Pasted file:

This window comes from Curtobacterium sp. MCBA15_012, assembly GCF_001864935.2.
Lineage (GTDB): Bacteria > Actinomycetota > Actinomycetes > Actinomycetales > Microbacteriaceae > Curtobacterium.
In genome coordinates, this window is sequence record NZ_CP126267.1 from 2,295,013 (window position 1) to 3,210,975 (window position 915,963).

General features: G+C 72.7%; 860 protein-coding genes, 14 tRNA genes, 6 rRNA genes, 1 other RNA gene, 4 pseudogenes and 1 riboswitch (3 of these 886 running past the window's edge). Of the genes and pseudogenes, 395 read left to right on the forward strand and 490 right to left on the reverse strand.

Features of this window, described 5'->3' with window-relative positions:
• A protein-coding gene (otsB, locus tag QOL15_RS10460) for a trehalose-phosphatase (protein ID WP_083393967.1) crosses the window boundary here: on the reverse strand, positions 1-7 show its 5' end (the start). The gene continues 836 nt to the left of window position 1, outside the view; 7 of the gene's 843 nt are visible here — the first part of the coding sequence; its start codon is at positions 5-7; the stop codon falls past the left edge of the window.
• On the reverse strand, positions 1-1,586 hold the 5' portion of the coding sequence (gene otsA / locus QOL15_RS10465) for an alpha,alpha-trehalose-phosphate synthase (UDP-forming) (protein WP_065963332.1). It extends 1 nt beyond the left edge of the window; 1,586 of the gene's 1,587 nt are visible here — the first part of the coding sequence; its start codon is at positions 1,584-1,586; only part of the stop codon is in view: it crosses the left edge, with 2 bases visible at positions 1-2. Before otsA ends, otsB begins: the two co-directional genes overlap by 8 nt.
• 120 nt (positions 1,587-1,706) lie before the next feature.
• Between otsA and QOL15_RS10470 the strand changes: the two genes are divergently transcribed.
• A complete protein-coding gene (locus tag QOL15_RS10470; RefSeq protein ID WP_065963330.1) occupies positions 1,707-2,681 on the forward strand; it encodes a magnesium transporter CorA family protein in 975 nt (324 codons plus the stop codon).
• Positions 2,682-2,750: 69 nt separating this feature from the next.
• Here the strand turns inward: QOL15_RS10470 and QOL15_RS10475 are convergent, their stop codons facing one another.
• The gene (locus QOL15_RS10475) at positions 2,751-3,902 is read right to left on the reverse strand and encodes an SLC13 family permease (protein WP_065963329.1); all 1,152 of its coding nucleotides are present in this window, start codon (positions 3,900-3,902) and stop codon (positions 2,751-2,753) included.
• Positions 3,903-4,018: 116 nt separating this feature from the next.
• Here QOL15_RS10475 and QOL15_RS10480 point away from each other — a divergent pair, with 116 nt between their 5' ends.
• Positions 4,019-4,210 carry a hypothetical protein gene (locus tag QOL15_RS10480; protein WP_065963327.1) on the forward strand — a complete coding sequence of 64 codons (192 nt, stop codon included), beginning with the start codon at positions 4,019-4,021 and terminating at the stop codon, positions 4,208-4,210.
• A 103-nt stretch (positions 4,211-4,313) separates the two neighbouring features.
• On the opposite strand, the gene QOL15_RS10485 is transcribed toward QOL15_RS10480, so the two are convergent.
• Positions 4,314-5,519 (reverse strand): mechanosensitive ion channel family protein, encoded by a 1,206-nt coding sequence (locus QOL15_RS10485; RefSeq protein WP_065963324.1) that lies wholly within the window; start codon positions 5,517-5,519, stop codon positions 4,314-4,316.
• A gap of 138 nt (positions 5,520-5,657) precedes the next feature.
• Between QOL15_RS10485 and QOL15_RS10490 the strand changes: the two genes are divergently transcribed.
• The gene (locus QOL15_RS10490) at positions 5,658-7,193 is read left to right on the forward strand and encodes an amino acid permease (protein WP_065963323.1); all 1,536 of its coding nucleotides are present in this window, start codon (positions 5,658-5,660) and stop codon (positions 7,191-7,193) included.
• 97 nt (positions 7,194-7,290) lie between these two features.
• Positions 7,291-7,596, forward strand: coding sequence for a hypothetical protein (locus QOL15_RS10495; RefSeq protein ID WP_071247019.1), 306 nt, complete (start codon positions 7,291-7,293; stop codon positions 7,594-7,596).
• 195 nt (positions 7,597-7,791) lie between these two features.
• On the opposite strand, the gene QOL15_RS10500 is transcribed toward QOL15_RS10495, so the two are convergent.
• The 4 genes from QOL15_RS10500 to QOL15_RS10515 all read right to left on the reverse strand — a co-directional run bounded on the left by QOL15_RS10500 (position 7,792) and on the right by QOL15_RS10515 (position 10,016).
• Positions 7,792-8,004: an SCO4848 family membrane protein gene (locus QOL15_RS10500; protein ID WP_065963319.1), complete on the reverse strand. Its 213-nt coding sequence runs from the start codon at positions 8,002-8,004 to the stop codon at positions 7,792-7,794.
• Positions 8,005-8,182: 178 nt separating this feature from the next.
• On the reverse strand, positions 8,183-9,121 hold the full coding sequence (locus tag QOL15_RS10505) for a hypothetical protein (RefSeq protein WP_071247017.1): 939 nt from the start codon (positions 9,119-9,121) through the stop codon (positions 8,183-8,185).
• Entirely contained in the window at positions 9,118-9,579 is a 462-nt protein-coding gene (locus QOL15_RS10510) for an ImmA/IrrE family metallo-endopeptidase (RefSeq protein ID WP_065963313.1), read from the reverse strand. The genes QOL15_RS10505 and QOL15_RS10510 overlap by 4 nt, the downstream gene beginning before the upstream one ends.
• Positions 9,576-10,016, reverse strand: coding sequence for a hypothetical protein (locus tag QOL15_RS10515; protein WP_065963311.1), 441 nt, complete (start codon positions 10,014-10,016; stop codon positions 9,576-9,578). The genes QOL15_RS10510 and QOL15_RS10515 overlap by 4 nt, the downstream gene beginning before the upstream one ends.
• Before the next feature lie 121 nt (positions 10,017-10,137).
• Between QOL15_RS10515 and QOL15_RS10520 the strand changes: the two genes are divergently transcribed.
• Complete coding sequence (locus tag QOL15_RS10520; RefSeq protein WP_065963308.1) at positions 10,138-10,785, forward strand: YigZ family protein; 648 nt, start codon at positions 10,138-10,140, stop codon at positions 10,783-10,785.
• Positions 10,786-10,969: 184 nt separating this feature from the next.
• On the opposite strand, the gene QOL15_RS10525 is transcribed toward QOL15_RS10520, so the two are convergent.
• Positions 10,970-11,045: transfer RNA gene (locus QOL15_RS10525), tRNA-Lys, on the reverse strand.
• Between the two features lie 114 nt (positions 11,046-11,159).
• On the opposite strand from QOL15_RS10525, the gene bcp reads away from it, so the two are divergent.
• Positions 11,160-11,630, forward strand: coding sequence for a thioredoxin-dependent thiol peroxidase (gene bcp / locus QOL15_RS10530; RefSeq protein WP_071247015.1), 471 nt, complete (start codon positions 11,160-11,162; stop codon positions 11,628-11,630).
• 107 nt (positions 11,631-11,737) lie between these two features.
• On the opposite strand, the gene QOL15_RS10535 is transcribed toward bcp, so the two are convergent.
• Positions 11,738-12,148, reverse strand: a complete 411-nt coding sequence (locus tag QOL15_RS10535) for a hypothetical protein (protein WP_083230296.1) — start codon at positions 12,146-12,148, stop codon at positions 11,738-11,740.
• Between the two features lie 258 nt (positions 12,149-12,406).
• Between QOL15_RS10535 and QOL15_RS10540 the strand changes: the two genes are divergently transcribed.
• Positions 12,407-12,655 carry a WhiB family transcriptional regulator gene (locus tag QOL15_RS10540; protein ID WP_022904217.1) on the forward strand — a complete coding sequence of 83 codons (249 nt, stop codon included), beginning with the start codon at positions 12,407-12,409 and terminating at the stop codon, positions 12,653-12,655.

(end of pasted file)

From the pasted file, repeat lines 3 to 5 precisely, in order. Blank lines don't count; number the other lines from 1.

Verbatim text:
In genome coordinates, this window is sequence record NZ_CP126267.1 from 2,295,013 (window position 1) to 3,210,975 (window position 915,963).

General features: G+C 72.7%; 860 protein-coding genes, 14 tRNA genes, 6 rRNA genes, 1 other RNA gene, 4 pseudogenes and 1 riboswitch (3 of these 886 running past the window's edge). Of the genes and pseudogenes, 395 read left to right on the forward strand and 490 right to left on the reverse strand.

Features of this window, described 5'->3' with window-relative positions: